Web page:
The Makati City government will prioritize senior citizens in the hiring of employees for the country’s first subway train project.
Around 10,000 jobs will be made available to residents of Makati in the construction and operation of the subway.
Mayor Abigail Binay said the partner-companies of the city have agreed to allocate jobs for senior citizens who are still fit to work once the subway becomes operational in about five years.
“Our private sector partners in the Makati Subway project are amenable to hiring able-bodied senior citizens to fill up various posts that will be available once the subway starts its operations about five years from now,” said Binay.
“Just as what Japan has done, we want to keep our elderly residents productive while providing them with a steady source of income for their essential needs,” she added.
The city chief executive reiterated that Makati residents will be given priority in the hiring of workers from the construction phase up to full-blast operations of the intra-city subway system.
She pointed out that the private sector had more leeway in hiring senior citizens than government units and agencies, which are constrained by the age limits set by Civil Service laws.
Possible posts for the elderly at the subway include customer service representatives, ushers/porters, platform attendants, administrative assistants, utility workers, liaison officers, and surveillance/security aides, among others.
Last December, Binay led the ceremonial drilling for the project at the City Hall grounds, and the unveiling of a scale model of the subway at the City Hall lobby.
Other participants included former Vice President Jejomar Binay, representatives of the private consortium, and other city officials.
Referring to it as a “very valuable legacy to the people of Makati,” the mayor expressed confidence that the Makati Subway will substantially improve the quality of life in the city for present and future generations, and fuel sustainable economic growth and inclusive progress.
The Makati Subway, the first of its kind in the country, will be a joint venture between Makati City and a consortium of local and foreign investors, with no cash out on the part of the city.
The 30-year concession with the consortium also includes maintenance and repair of the coaches and the control hub.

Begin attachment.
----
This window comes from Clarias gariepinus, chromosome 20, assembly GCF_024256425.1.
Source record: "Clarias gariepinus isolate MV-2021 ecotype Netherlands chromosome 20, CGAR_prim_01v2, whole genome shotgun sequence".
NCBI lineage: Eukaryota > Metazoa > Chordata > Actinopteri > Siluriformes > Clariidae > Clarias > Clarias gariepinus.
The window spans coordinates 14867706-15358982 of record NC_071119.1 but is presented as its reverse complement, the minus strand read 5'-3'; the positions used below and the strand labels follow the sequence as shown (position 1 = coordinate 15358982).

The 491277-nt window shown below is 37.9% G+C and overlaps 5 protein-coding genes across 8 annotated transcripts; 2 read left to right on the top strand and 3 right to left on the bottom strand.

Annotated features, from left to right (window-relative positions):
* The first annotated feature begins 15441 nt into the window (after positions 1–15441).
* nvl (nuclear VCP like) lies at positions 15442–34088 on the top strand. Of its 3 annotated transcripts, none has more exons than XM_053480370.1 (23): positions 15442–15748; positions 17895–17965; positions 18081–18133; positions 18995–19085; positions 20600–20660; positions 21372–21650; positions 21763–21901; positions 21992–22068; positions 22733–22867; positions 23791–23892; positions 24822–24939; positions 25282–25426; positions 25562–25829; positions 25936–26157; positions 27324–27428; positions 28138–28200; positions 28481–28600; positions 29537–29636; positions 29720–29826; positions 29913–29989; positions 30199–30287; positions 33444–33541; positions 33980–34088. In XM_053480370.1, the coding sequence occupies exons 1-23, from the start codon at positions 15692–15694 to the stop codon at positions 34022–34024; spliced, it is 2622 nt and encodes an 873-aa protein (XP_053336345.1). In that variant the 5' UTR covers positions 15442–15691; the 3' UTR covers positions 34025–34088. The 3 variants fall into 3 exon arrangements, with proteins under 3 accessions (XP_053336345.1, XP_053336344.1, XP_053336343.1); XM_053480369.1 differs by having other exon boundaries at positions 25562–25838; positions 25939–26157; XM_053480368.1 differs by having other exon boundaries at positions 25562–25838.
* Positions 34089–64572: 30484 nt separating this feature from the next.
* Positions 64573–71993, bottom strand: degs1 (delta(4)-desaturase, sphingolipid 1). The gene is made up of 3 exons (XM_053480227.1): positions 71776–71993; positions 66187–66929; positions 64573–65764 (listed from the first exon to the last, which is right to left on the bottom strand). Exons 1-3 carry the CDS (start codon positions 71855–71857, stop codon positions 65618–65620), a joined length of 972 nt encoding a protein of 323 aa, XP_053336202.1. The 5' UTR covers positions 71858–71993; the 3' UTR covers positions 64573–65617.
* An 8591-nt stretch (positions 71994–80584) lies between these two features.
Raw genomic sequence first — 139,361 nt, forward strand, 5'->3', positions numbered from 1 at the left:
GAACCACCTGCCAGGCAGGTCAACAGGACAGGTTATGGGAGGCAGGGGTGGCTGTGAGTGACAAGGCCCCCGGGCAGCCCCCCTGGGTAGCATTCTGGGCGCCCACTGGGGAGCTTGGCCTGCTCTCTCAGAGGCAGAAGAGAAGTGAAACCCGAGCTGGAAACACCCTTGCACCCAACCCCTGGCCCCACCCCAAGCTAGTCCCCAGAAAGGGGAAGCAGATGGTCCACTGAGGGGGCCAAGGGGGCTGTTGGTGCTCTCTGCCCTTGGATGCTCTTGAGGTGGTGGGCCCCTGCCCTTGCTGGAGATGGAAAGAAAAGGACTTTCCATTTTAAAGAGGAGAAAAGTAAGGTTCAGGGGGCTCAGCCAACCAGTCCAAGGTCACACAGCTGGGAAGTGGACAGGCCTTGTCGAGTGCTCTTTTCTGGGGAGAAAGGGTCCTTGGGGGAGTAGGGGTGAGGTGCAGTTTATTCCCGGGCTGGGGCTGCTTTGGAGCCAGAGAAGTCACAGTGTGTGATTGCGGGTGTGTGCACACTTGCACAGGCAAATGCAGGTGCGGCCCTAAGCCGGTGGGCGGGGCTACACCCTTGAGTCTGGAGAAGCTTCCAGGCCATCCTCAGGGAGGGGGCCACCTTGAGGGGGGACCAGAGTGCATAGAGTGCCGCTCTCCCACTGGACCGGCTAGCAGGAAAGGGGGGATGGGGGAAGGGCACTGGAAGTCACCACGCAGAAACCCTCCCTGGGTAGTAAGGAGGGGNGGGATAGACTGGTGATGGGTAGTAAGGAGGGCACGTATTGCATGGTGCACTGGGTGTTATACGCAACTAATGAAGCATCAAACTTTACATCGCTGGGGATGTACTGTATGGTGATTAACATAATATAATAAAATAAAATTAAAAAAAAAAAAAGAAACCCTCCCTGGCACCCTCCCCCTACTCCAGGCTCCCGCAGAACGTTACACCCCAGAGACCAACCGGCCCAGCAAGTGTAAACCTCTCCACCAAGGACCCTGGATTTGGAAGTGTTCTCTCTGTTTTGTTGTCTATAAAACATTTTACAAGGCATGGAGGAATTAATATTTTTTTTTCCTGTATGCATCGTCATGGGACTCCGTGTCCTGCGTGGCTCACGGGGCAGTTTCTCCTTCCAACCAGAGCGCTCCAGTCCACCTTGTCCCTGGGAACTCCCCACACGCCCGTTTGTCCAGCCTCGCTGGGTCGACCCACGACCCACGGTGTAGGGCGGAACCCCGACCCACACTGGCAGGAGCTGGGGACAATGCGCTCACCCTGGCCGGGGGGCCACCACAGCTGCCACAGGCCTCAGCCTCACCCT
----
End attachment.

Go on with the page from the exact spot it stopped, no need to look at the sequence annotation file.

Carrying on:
The subway system will have two tracks, up to 10 underground stations, and air-conditioned coaches which can accommodate 200 persons per car. The entire system spans 10 kilometers with a train yard, maintenance depot, and central command center at ground level.
The stations will have at least 30 station entrances linked to destinations across Makati, which will spur the growth of small and medium businesses.
It will also be linked to ferry transport, interchanges to the existing MRT 3 line, as well as potential links to the future Japan International Cooperation Agency (JICA)-funded Metro Manila subway, and to future parking structures and transport feeders outside the existing business districts.
Once completed, the Makati Subway will be able to serve up to 27,000 passengers per hour per direction. The system also promises an interval of three to six minutes between trains on the first year, with 12 operational trains.
In the succeeding years, Makati City is eyeing to have 18 trains with a two to four minute interval. The City is also prepared to accommodate as many as 40,500 passengers per hour during peak hours. The train system will run on an 18-hour operational cycle.
A reliable, comfortable, and highly-efficient mass transport system will result in less traffic congestion and parking woes in the country’s premier financial district. Feasibility studies project 270,000 fewer cars in the streets of Makati by 2048.
This makes the Makati Subway a more eco-friendly and sustainable solution as well, with a projected reduction of 2.3 million tons of CO2 annually in greenhouse gas emission by 2048.
The subway will not only decongest major thoroughfares, it is also expected to increase work productivity by cutting down the daily commute or travel time of workers.
According to JICA’s congestion valuations, the Philippines will gain at least US$600 million annually in GDP just for enhanced productivity.
Interestingly, the project will allow for an additional 320,000 residents in Makati City. Besides enjoying a walkable city with considerably less pollution, residents will also enjoy 20 percent higher land values because of the new transport system. The figure was based from the experience of other Asian cities like Bangkok and Hong Kong.
Bangkok’s subway system was launched in 2004 and now serves 100 million riders per year across 35 stations. Like the Bangkok line, Makati Subway will be operational even during floods.
Hong Kong’s Metro Transit Railway (MTR) system which was introduced in 1979 helped usher in a period of unprecedented urban mobility and economic growth.
Now, 90 percent of Hong Kong residents and workers commute without a car, translating into more hours a day for business and family. The MTR also makes US$7 billion and serves 1.7 billion riders. The system is so successful that they advise and manage rail systems in countries around the world.
Other cities like Kuala Lumpur, Ho Chi Minh City, and Jakarta are now experiencing less congestion in their financial centers after a mass transport system has been introduced.